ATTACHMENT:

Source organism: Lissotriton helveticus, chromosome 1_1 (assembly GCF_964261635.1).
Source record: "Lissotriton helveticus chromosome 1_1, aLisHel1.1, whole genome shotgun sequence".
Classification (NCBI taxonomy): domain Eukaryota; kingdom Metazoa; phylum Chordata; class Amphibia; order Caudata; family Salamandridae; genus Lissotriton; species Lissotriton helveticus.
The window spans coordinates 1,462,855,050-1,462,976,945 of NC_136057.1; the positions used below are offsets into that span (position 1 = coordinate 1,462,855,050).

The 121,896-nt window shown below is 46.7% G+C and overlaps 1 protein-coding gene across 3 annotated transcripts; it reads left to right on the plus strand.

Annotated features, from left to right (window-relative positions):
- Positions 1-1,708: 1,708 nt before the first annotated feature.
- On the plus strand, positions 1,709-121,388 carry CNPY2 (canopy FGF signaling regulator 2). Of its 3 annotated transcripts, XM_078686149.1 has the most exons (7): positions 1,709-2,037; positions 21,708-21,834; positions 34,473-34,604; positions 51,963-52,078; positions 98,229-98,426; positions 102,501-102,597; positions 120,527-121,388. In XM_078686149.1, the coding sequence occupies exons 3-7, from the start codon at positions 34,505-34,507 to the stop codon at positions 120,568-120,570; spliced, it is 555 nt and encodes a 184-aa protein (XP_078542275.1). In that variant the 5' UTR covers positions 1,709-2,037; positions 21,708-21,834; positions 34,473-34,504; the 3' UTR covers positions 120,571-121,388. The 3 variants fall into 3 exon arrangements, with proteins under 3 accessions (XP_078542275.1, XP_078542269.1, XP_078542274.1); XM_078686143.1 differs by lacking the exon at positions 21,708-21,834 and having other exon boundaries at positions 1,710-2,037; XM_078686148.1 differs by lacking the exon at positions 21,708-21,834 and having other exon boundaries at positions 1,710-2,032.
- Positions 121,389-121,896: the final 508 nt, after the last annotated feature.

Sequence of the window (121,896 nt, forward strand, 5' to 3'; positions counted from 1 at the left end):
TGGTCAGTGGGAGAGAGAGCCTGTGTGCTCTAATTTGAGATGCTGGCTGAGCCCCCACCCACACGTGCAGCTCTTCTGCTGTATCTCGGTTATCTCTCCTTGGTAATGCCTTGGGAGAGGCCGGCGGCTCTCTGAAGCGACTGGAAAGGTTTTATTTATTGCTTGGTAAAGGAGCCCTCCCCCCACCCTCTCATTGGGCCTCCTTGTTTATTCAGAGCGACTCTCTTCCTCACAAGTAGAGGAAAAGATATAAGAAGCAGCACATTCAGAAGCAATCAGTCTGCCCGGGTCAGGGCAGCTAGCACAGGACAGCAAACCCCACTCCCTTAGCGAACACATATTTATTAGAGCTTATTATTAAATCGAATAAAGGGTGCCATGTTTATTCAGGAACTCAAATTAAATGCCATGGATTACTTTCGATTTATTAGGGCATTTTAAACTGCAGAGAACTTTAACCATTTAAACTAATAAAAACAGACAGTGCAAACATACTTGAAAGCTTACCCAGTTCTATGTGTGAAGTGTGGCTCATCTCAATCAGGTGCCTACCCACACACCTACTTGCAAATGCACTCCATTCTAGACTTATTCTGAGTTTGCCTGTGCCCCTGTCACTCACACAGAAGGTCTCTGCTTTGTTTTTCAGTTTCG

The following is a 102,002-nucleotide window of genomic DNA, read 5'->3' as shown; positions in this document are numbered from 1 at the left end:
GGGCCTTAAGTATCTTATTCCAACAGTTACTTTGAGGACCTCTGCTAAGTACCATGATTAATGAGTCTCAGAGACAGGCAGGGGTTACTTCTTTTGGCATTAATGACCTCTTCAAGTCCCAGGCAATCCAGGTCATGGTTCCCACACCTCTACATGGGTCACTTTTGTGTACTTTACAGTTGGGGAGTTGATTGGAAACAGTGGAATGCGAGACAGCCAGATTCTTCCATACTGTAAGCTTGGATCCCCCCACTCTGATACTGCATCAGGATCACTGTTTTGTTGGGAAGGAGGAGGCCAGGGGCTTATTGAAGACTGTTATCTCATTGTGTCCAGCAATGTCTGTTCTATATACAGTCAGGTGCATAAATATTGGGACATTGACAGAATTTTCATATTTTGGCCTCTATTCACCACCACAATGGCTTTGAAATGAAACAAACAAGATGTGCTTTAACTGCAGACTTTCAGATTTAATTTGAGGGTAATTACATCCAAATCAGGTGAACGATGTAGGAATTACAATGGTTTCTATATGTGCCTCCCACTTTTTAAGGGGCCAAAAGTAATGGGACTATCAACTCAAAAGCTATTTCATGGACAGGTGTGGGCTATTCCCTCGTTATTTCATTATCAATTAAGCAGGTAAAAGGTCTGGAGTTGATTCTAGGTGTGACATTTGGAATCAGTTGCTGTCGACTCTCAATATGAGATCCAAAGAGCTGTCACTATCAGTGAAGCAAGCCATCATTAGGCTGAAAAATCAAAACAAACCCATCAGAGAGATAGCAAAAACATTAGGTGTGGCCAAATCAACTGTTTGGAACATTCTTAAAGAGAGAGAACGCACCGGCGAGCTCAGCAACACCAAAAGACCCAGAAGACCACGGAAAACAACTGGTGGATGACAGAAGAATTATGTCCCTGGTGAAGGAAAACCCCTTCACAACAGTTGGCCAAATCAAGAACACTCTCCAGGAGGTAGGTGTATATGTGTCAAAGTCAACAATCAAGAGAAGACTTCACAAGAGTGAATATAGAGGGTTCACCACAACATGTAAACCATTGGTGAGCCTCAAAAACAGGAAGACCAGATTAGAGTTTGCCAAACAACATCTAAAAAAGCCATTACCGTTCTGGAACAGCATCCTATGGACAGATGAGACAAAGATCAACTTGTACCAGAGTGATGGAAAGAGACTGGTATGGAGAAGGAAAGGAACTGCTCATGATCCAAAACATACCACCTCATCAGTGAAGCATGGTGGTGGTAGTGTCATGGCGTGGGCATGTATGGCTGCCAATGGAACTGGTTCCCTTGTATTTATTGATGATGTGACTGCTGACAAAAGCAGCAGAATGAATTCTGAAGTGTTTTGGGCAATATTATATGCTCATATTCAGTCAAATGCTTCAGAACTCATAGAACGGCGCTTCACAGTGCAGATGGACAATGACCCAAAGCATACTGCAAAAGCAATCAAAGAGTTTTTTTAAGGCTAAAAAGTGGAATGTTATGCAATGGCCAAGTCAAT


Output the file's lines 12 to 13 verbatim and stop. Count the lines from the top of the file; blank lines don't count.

The following is a 102,002-nucleotide window of genomic DNA, read 5'->3' as shown; positions in this document are numbered from 1 at the left end:
GGGCCTTAAGTATCTTATTCCAACAGTTACTTTGAGGACCTCTGCTAAGTACCATGATTAATGAGTCTCAGAGACAGGCAGGGGTTACTTCTTTTGGCATTAATGACCTCTTCAAGTCCCAGGCAATCCAGGTCATGGTTCCCACACCTCTACATGGGTCACTTTTGTGTACTTTACAGTTGGGGAGTTGATTGGAAACAGTGGAATGCGAGACAGCCAGATTCTTCCATACTGTAAGCTTGGATCCCCCCACTCTGATACTGCATCAGGATCACTGTTTTGTTGGGAAGGAGGAGGCCAGGGGCTTATTGAAGACTGTTATCTCATTGTGTCCAGCAATGTCTGTTCTATATACAGTCAGGTGCATAAATATTGGGACATTGACAGAATTTTCATATTTTGGCCTCTATTCACCACCACAATGGCTTTGAAATGAAACAAACAAGATGTGCTTTAACTGCAGACTTTCAGATTTAATTTGAGGGTAATTACATCCAAATCAGGTGAACGATGTAGGAATTACAATGGTTTCTATATGTGCCTCCCACTTTTTAAGGGGCCAAAAGTAATGGGACTATCAACTCAAAAGCTATTTCATGGACAGGTGTGGGCTATTCCCTCGTTATTTCATTATCAATTAAGCAGGTAAAAGGTCTGGAGTTGATTCTAGGTGTGACATTTGGAATCAGTTGCTGTCGACTCTCAATATGAGATCCAAAGAGCTGTCACTATCAGTGAAGCAAGCCATCATTAGGCTGAAAAATCAAAACAAACCCATCAGAGAGATAGCAAAAACATTAGGTGTGGCCAAATCAACTGTTTGGAACATTCTTAAAGAGAGAGAACGCACCGGCGAGCTCAGCAACACCAAAAGACCCAGAAGACCACGGAAAACAACTGGTGGATGACAGAAGAATTATGTCCCTGGTGAAGGAAAACCCCTTCACAACAGTTGGCCAAATCAAGAACACTCTCCAGGAGGTAGGTGTATATGTGTCAAAGTCAACAATCAAGAGAAGACTTCACAAGAGTGAATATAGAGGGTTCACCACAACATGTAAACCATTGGTGAGCCTCAAAAACAGGAAGACCAGATTAGAGTTTGCCAAACAACATCTAAAAAAGCCATTACCGTTCTGGAACAGCATCCTATGGACAGATGAGACAAAGATCAACTTGTACCAGAGTGATGGAAAGAGACTGGTATGGAGAAGGAAAGGAACTGCTCATGATCCAAAACATACCACCTCATCAGTGAAGCATGGTGGTGGTAGTGTCATGGCGTGGGCATGTATGGCTGCCAATGGAACTGGTTCCCTTGTATTTATTGATGATGTGACTGCTGACAAAAGCAGCAGAATGAATTCTGAAGTGTTTTGGGCAATATTATATGCTCATATTCAGTCAAATGCTTCAGAACTCATAGAACGGCGCTTCACAGTGCAGATGGACAATGACCCAAAGCATACTGCAAAAGCAATCAAAGAGTTTTTTTAAGGCTAAAAAGTGGAATGTTATGCAATGGCCAAGTCAAT